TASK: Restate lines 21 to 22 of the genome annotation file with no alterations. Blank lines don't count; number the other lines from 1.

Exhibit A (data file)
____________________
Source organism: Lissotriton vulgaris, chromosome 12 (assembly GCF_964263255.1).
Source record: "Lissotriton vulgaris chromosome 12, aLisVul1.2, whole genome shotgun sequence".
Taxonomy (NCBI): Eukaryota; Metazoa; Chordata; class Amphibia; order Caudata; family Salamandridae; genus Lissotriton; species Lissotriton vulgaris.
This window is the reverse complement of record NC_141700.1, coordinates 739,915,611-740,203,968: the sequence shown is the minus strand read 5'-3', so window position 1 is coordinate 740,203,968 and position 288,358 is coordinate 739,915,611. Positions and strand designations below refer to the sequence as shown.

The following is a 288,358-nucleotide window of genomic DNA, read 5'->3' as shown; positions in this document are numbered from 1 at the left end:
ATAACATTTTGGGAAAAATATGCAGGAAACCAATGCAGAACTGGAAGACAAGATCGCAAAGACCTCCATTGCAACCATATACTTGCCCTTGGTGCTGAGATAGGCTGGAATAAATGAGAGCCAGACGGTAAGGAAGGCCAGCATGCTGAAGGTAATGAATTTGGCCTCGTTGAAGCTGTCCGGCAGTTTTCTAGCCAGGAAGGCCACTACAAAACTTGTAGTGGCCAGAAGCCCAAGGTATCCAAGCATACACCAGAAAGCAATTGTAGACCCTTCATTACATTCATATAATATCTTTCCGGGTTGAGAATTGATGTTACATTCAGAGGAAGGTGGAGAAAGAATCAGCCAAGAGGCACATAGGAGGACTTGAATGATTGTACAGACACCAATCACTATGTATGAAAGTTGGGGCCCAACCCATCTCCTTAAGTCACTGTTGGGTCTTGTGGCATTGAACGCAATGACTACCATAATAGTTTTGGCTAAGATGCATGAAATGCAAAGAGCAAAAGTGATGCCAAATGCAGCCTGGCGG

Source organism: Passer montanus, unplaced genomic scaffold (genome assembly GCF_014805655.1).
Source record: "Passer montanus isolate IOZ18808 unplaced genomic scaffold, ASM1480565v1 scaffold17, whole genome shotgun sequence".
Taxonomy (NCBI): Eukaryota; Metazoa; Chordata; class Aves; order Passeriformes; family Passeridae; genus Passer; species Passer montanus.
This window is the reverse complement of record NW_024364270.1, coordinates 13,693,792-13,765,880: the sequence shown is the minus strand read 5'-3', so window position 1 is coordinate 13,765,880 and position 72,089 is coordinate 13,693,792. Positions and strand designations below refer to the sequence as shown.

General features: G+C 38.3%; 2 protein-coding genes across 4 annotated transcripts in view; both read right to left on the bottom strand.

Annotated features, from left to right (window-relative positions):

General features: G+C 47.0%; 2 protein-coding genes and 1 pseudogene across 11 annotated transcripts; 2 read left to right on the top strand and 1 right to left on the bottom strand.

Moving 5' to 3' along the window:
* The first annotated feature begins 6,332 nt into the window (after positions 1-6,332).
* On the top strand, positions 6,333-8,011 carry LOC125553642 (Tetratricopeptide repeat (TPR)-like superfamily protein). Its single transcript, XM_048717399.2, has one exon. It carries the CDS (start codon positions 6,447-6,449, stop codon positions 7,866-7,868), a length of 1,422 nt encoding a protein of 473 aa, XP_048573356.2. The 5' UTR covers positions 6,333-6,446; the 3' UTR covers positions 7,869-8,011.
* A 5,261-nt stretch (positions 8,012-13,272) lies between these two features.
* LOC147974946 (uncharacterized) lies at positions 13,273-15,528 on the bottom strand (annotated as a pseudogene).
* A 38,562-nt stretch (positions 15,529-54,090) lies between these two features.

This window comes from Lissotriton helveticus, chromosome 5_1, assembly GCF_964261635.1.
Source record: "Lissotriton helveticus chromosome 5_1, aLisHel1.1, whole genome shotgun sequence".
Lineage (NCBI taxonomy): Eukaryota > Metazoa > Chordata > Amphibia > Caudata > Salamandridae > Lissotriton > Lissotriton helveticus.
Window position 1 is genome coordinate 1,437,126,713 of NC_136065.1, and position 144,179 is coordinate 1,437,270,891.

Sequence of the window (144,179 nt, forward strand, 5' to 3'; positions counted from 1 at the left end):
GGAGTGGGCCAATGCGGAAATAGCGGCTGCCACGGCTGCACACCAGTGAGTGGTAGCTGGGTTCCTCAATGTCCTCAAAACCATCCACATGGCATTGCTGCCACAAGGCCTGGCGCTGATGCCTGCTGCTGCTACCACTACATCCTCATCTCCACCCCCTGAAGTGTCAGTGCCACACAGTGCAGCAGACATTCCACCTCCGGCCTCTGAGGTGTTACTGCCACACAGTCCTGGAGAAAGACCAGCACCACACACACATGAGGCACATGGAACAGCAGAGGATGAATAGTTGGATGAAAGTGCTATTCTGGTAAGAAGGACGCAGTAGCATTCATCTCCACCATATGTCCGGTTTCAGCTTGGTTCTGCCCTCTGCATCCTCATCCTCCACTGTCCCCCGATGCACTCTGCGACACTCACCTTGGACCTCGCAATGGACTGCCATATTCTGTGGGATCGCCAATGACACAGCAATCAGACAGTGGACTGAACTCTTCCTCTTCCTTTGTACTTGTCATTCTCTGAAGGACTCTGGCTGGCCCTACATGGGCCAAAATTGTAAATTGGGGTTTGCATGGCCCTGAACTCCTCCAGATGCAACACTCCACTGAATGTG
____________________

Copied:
Source record: "Lissotriton helveticus chromosome 5_1, aLisHel1.1, whole genome shotgun sequence".
Lineage (NCBI taxonomy): Eukaryota > Metazoa > Chordata > Amphibia > Caudata > Salamandridae > Lissotriton > Lissotriton helveticus.